We all know that music can influence our mood and emotions.
It can soothe and comfort us and press just the right buttons to make us feel happy, sad, relaxed, or even excited. It has the power to transport us back to our childhood within seconds or to put us on an emotional rollercoaster ride.
Music can even have a positive effect on our health and our capacity for learning. SonicTonic uses music to exert a specific influence on the mind and as a vehicle for transporting other mind-changing techniques within the framework of Receptive Sound Therapy.
Matthew Schulkind compares declarative and procedural memory with regard to music. Songs that people have a special relationship with need just the first few notes of a song transport the listener back to that particular time and place. Music can help dementia patients to bring back lost informations stored in longterm memory. In a clinical study, listening to music increased the likelihood of patients’ remembering faces or the names associated with those faces.
People (mostly men) are often scared of their emotions and try to suppress the negative ones like sadness or loneliness. Musicians on the other hand know, that there is beauty in melancholy. A sort of anchor and preparation of hard times to come. But music can serve so many more functions – helping one concentrate better, act as language or bridge back to past experiences. It is truly a useful and versatile gift.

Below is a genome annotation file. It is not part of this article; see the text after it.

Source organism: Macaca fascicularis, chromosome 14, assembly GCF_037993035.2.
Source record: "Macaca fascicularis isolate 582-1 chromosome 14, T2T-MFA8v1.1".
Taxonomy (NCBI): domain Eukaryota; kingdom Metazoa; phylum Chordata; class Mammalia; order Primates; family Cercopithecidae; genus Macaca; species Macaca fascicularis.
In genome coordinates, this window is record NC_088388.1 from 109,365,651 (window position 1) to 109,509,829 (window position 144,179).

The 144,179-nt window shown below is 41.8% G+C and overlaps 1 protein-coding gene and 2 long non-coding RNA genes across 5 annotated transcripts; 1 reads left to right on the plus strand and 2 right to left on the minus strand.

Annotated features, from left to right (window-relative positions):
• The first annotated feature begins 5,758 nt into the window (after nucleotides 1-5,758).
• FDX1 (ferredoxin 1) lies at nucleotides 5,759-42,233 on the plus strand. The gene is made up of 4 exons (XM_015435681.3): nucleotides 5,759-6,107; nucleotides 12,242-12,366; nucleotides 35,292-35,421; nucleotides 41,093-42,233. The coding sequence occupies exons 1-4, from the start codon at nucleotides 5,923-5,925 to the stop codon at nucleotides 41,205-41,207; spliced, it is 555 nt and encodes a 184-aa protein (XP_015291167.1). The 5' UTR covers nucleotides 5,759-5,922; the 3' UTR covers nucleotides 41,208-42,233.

Source: The British Journal of Psychiatry (2011) 199, 132–139.
While many people suffer under depression, clinical treatment is moving fast forward and is providing great medicine for the patients. Music is hereby an important player. This cost-efficient tool is not only available at any time and uplifts your mood, it is also a great working tool against depression! Although the scientist do not solely predefine music as the key against depression, they still proved a significant improvement in therapy of depressions if music is added.
This study is a review of 23 theoretical texts representing three contexts: therapeutic outcomes, sports and exercise performance, and auditory-motor processing. The findings consistently categorised music as a true motivator in physical activities, and furthermore suggest to use music as a prescriptive therapy to boost mood and motivation.
The study explored the aspect of music as a tool for mood regulations in adulthood. The findings suggested increasing and restoring of well-being, and also made the participants’ emotional life more varied and colourful. The underlying motivation for the study was to clarify one piece of the puzzle in exploring the meaning of music.